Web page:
We can't really say we didn't see this coming, especially with how terrible the Celtics have been on the road—1-6 win-loss record—and the odds of a lower seed pulling off an upset (e.g. Portland Trail Blazers, Toronto Raptors) this postseason. Not to mention, it's hard to imagine an East team beating LeBron James four times in the NBA playoffs.
And with the going about to get tougher from here, the tough aka superstars are expected to get going and lead their respective squads to the Finals. For Boston, it's Brad Stevens and his genius to get the most out of his limited pieces (sans Gordon Hayward, Kyrie Irving). Cleveland, on the other hand, is basically "just give LeBron the ball and get out of the way."
Although what could really spell the difference in the remaining games are the unheralded players from each side, the ones who scrap for every loose ball and make those few wide-open shots. Call them "X factors "or any other cool name, but one thing's for sure: a big game from these guys—outside of James, Kevin Love, Al Horford, Jaylen Brown, Jayson Tatum—is an almost-sure win for their teams and can define the outcome of the series.
His numbers and playing time may not be eye-popping (7 ppg 6.8 rpg 1 bpg 20.6 mpg), but Aron Baynes might just be most important player off the bench. The most-posterized player in the league—only because of his tenacity—allows the Celtics to put another body on the relatively bigger Cavaliers, as well as provide the intangibles from the center spot other than Horford. From the most imposing dude in the roster, we go to the second-smallest in Terry Rozier (next to Shane Larkin), who has been a revelation in this playoffs but hasn't been quite his "Scary Terry" self versus Cleveland (13.8 ppg 5.8 apg 5.3 rpg). Coach Stevens needs the best impression of Isaiah Thomas from his undersized point guard for them to successfully get over the hump.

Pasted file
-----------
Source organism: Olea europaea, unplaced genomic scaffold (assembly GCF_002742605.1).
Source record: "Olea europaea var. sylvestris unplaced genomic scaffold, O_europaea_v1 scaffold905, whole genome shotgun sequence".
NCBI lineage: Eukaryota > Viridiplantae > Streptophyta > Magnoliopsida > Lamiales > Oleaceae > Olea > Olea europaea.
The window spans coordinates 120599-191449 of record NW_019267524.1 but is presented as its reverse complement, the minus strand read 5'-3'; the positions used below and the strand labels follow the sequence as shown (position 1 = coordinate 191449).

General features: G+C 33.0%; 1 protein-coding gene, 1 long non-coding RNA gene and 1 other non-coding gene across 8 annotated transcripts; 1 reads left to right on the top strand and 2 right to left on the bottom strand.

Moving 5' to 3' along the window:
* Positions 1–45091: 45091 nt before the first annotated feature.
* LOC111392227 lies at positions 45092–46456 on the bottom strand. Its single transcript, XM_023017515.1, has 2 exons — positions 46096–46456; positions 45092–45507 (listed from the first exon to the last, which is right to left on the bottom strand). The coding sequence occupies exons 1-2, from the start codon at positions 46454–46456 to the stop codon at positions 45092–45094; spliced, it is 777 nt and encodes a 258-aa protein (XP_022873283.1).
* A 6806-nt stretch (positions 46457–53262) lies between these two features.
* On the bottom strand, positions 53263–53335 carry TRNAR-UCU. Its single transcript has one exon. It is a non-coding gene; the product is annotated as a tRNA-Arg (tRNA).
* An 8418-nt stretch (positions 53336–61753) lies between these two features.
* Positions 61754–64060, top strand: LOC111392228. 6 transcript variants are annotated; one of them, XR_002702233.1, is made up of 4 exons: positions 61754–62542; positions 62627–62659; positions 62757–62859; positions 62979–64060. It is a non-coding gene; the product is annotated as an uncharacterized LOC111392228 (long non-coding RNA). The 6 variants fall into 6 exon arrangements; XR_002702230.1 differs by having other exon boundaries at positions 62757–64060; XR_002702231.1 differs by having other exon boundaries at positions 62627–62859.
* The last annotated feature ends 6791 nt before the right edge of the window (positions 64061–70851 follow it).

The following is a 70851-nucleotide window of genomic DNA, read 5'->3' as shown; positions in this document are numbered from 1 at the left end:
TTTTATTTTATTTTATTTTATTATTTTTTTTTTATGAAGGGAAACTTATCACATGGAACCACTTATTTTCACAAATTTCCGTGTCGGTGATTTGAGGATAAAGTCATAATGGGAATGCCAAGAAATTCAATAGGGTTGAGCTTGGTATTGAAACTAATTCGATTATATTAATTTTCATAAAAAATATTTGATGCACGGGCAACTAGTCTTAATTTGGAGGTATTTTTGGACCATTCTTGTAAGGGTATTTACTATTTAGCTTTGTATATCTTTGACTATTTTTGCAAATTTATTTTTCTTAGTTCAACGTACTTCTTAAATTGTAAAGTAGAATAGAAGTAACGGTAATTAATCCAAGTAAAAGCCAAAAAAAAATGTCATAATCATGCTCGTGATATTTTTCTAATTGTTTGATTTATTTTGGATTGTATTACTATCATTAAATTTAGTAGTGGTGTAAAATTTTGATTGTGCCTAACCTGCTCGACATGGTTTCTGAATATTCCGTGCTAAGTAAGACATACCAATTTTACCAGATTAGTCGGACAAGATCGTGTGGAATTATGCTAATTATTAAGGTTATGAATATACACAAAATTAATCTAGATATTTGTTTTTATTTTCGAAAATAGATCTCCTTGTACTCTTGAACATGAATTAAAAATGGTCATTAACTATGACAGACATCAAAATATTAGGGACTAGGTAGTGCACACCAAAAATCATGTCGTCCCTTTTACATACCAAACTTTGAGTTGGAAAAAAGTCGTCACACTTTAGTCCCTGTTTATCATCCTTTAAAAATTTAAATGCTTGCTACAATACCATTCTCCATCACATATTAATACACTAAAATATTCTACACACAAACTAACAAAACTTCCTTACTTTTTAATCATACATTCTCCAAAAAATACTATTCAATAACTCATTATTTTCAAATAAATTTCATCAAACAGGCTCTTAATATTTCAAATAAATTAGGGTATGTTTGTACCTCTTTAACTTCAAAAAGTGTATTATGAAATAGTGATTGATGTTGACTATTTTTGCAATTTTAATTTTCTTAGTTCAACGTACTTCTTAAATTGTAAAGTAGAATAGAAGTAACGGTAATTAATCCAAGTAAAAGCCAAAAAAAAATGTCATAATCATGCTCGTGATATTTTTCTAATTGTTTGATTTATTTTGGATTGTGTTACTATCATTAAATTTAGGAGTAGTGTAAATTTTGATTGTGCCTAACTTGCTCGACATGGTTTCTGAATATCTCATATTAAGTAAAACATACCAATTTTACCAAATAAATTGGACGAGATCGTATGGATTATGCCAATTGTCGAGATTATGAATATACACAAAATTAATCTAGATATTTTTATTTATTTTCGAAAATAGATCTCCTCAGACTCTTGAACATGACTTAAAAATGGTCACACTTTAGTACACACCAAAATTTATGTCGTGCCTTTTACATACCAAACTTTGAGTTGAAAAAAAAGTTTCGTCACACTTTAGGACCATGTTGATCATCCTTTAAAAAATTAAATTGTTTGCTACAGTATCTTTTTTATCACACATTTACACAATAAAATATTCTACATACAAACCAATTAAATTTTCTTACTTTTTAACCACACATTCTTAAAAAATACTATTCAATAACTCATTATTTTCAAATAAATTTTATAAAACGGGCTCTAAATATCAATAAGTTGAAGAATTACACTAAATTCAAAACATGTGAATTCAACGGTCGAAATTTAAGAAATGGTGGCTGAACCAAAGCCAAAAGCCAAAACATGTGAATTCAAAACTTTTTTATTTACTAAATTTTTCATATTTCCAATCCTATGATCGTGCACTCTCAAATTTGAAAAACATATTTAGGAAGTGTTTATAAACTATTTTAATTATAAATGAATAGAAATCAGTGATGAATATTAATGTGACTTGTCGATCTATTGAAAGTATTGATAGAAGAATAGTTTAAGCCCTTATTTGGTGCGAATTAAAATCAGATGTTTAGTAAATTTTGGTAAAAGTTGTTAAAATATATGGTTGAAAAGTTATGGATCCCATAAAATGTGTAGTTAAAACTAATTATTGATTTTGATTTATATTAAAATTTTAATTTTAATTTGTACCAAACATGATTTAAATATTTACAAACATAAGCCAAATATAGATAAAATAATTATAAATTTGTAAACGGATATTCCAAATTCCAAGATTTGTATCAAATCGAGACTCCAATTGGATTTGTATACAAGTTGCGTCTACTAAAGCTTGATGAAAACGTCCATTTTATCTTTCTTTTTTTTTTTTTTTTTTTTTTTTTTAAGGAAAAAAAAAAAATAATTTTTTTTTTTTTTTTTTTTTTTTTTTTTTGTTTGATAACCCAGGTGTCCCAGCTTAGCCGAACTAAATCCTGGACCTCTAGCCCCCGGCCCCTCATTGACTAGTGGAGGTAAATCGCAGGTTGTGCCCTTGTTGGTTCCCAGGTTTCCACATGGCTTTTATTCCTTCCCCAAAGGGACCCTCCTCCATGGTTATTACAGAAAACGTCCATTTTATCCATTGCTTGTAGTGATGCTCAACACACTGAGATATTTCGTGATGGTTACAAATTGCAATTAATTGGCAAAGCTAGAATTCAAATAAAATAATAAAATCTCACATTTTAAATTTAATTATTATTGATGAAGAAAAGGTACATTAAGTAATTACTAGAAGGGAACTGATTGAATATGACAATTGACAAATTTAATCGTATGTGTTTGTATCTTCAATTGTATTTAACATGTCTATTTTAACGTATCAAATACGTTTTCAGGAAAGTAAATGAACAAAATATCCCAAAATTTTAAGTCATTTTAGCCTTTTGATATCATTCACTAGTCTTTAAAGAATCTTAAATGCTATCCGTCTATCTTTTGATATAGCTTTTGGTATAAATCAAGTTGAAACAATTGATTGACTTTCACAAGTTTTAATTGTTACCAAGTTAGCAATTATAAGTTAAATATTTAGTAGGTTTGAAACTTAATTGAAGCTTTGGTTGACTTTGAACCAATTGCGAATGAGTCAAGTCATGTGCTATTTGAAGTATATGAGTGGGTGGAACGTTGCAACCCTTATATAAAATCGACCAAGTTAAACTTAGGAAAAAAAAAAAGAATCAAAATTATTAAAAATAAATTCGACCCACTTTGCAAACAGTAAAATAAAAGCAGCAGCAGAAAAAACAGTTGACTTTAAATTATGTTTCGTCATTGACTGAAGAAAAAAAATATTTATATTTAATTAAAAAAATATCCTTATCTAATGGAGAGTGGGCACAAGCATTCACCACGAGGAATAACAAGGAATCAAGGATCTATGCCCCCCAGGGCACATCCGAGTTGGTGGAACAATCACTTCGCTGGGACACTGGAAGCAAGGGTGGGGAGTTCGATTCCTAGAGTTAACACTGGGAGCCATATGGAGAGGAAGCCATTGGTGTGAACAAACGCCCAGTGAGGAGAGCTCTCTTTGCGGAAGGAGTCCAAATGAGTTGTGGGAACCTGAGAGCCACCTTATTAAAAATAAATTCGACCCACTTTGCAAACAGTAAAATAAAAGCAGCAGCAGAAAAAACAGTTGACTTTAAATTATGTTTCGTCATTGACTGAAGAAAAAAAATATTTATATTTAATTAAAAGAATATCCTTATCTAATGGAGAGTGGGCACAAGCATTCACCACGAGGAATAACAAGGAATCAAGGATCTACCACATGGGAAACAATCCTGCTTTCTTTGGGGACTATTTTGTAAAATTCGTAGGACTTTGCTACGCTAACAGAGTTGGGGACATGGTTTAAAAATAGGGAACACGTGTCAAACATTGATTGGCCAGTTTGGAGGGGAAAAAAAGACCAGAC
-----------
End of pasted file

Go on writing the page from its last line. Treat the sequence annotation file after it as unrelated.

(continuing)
But no other Celtic is more valuable than Marcus Morris, who proclaimed, "I think I'm probably the best guy defending (LeBron) in the league, outside of Kawhi," even before the conference finals began. That statement would be true if the series ended in Game 1, where James was held down to an unkingly 15 points (5-of-16 fg, 0-5 3pt). Since then, LeBron has had a couple of 40-point outings and an ultra-efficient performance in Game 3 (27 pts on 8-12 fg and 3-3 3pt). The thing is, Morris isn't even helping on the other end of the floor, averaging 10.3 markers in their last three meetings. The rugged forward has to realize that he has to do more than just talk the talk when up against the best player in the world.
The Cavs Finals fortune depends on how many of their old heads will show up for the next matches. In CLE's road losses, JR Smith went 0-7 from deep, a stark contrast from his three conversions each at home. Swish living up to his moniker will only space the floor and give LeBron more room to operate, with defenders worrying about another legitimate outside threat. Coach Tyronn Lue has to be loving what he's seeing from Tristan Thompson so far: 9.8 ppg 9.5 rpg, highlighted by 13-point, 12-rebound, 2-block outing Game 4. From almost not leaving the bench vs the Indiana Pacers, Double T seems to be way past off-court distractions and is finally playing at a hundred percent, both physically and mentally.
Lue wasn't alone in disbelief when he found out that Kyle Korver is already 37 years old—the oldest player in the series (we seriously had to fact-check that). In Game 4, the veteran sniper looked spry for his age, particularly when he was putting up his efficient 14 points (4-7 fg, 4-4 ft) in 25 minutes as a reserve and denying 21-year-old Brown twice during the same possession (3 blk). The Cleveland coach may have joked about playing his shooter "too many minutes" (Korver himself said he'd be "hurting tomorrow"), but we couldn't agree more with the former also admitting, "We need him." If the Cavaliers manage to get out of the East for their fourth-straight Finals trip, don't be surprised when Lue designates Korver as the third option, behind James and Love.